Interdisciplinary Studies in Leadership
May 29, 2017
The following report is an assessment of national and regional emigration policy as they pertain to African and U.S. foreign relations. The basis of this assessment is extracted from research conducted by Timothy J. Hatton of the University of Essex and Jeffrey G. Williamson of Harvard University titled, “Demographic and Economic Pressure on Emigration out of Africa.” The research was prepared for and presented at a conference on “Population Dynamics and The Macro Economy” at Harvard University, September 11-12th, 2000.
This report will analyze the findings of the Hatton & Williamson research. Hatton & Williamson compared African emigration with the European exodus to the New World in the 19th century and looks at what forces are drivers in emigration both regionally and across borders.
Table of Contents
The Drivers of Emigration Past and Present 4
Wages and Economic Disparities 5
War and Upheaval 6
Demographic Booms (Figure 1) 6
The Impact of Emigration, Sending and Receiving—————————————– 6
Appendix B: n/a
This report is divided into two main sections that look at the first the drivers of emigration as it pertains to African and U.S. foreign relations. The three particular drivers examined will be wages and economic disparities, war and upheaval and demographic booms. The research will be extracted from Hatton and Williamson’s proposal, “Demographic and Economic Pressure on Emigration out of Africa.” The last section will look at population dynamics and ramifications of emigration in a fourth subheading titled “Impact of Emigration Sending and Receiving.” The conclusion will look at proposals such as Hatton and Williamson’s work towards a solution to the problem of net migration and its connected problems.
The Drivers of Emigration
Many have been known to migrate outside their borders as was detailed by Hatton & Williamson’s research. Hatton and Williamson suggested several key forces that drive emigration regionally and across borders. It was detailed by Hatton and Williamson that many choose to emigrant to OECD countries with higher wages which is the: Organization for Economic Cooperation and Development. The OECD includes the following countries:
|Figure 1. OECD Member Countries with Dates of Entry into Organization|
|AUSTRALIA||7 June 1971|
|AUSTRIA||29 September 1961|
|BELGIUM||13 September 1961|
|CANADA||10 April 1961|
|CHILE||7 May 2010|
|CZECH REPUBLIC||21 December 1995|
|DENMARK||30 May 1961|
|ESTONIA||9 December 2010|
|FINLAND||28 January 1969|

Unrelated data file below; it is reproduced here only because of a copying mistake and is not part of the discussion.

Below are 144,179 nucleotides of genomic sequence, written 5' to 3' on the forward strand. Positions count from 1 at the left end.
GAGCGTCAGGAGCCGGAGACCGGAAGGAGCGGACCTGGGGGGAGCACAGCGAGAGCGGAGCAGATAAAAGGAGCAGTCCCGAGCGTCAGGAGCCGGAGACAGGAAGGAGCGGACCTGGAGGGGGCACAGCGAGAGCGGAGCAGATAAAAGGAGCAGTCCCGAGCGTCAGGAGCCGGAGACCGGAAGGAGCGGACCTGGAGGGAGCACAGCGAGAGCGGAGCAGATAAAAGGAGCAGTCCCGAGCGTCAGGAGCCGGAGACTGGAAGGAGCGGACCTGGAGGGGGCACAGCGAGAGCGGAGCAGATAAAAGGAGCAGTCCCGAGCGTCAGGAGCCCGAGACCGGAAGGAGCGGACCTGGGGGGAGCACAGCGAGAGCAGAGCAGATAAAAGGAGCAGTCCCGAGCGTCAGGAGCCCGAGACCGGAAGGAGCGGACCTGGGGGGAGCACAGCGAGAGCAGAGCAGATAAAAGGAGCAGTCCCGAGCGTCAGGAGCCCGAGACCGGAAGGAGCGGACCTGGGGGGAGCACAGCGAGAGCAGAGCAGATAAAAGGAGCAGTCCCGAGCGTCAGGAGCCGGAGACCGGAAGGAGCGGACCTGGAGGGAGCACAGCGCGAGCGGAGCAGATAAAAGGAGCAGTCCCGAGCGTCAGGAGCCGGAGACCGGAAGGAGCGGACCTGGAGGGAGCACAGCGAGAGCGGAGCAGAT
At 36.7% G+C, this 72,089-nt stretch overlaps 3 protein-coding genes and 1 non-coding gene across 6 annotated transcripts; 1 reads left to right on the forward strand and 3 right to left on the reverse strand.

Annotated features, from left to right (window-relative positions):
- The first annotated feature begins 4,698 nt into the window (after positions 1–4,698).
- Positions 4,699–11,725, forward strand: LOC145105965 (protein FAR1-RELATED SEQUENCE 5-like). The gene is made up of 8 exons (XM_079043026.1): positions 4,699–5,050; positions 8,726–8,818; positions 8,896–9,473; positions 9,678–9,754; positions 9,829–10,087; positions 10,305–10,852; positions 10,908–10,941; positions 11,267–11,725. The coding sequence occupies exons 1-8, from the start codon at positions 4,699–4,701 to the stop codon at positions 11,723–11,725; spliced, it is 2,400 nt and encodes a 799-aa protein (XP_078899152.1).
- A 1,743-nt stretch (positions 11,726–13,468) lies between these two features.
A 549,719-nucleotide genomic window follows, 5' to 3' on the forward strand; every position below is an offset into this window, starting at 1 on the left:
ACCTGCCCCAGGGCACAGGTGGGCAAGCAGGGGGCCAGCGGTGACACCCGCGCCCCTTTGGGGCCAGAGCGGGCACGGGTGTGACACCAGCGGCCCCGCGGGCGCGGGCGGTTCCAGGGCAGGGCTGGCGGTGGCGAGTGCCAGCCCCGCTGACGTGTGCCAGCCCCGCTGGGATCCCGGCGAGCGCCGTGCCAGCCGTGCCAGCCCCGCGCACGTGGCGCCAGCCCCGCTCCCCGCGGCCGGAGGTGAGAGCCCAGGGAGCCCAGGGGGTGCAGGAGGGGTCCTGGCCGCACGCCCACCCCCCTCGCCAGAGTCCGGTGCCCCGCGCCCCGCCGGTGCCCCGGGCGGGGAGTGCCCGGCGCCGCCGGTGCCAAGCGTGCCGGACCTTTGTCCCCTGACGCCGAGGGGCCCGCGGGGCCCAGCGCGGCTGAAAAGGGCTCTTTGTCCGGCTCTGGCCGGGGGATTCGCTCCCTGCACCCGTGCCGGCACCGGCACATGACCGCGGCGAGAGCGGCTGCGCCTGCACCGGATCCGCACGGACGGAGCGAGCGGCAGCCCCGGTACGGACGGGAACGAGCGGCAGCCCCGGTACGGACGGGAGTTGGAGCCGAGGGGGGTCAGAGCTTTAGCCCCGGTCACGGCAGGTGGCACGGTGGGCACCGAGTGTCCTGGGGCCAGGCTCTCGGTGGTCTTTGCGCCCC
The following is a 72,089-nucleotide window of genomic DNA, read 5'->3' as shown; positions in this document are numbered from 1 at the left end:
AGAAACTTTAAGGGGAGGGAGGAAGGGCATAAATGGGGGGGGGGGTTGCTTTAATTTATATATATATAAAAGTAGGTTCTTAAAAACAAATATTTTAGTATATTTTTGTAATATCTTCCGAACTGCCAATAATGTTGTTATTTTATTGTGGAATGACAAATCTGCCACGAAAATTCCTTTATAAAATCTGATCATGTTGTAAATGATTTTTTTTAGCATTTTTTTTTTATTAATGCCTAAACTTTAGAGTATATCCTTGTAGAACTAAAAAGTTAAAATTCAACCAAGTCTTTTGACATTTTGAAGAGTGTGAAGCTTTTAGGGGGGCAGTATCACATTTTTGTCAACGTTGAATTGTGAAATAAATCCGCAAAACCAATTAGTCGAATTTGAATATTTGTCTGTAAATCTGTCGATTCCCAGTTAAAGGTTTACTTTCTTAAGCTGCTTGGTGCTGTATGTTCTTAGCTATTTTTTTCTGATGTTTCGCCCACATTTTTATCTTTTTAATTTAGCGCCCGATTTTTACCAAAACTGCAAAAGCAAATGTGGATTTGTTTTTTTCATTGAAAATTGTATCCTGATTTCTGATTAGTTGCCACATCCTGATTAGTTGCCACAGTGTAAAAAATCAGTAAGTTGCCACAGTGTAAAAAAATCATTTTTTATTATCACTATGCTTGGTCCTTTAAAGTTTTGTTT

|FRANCE||7 August 1961|
|GERMANY||27 September 1961|
|GREECE||27 September 1961|
|HUNGARY||7 May 1996|
|ICELAND||5 June 1961|
|IRELAND||17 August 1961|
|ISRAEL||7 September 2010|
|ITALY||29 March 1962|
|JAPAN||28 April 1964|
|KOREA||12 December 1996|
|LATVIA||1 July 2016|
|LUXEMBOURG||7 December 1961|
|MEXICO||18 May 1994|
|NETHERLANDS||13 November 1961|
|NEW ZEALAND||29 May 1973|
|NORWAY||4 July 1961|
|POLAND||22 November 1996|
|PORTUGAL||4 August 1961|
|SLOVAK REPUBLIC||14 December 2000|
|SLOVENIA||21 July 2010|
|SPAIN||3 August 1961|
|SWEDEN||28 September 1961|
|SWITZERLAND||28 September 1961|
|TURKEY||2 August 1961|
|UNITED KINGDOM||2 May 1961|
|UNITED STATES||12 April 1961|
OECD, however is not inclusive of the entire world and does not include any African countries whatsoever. It is not clear, what is the criteria for membership into such a group as OECD and what one would hope for as an outcome? It is claimed by Hatton and Williamson’s research that OECD countries were “go to” countries where Africans have chosen to emigrate in search of higher wages that appear to run tandem with advanced development.
It is not clear, if Africans were deliberately excluded from such groups as OECD, who initiated the OECD and what were their chief goals and concerns. The earliest date of membership is dated 12 April 1961 with the United States as the earliest member. In January of 1961, John F. Kennedy assumed the Presidency of the
United States until 1963 and likely initiated the OECD with Dwight D. Eisenhower as Vice President.
According to Hatton and Williamson (1998, pg.3), “legal restrictions into high wage OECD countries have certainly choked off potential migration.” What is suggested by Hatton and Williamson’s quote is that migration among Africans may have been deliberately contemplated and directed with legal and myriad restrictions.
According to the OECD:
“Convention No. 143 adopted by the 1975 ILO
Conference defines clandestine or illegal migration movements as those where migrants find themselves during their journey, on arrival or during their period of residence and employment [in] conditions contravening relevant international multilateral or bilateral instruments or agreements, or national laws or regulations.” (Moulier Boutang, Garson and Silberman, 1986). “This definition places the stress on the diverse aspects of irregularity: entry, residence in the host country and the undertaking of an occupation.”
What the OECD illustrated was that recipient countries were limited in terms of their acceptance of new entrants. (OECD, 1999, pg.293) Regulations generally governed access to the labor markets. “This policy orientation is now common to all countries of Europe, particularly the new countries of immigration in the South (i.e. Italy, Spain, Greece & Portugal) as well as to North America, although US and Canada are still open to regular immigration.” (OECD, 199, pg. 293)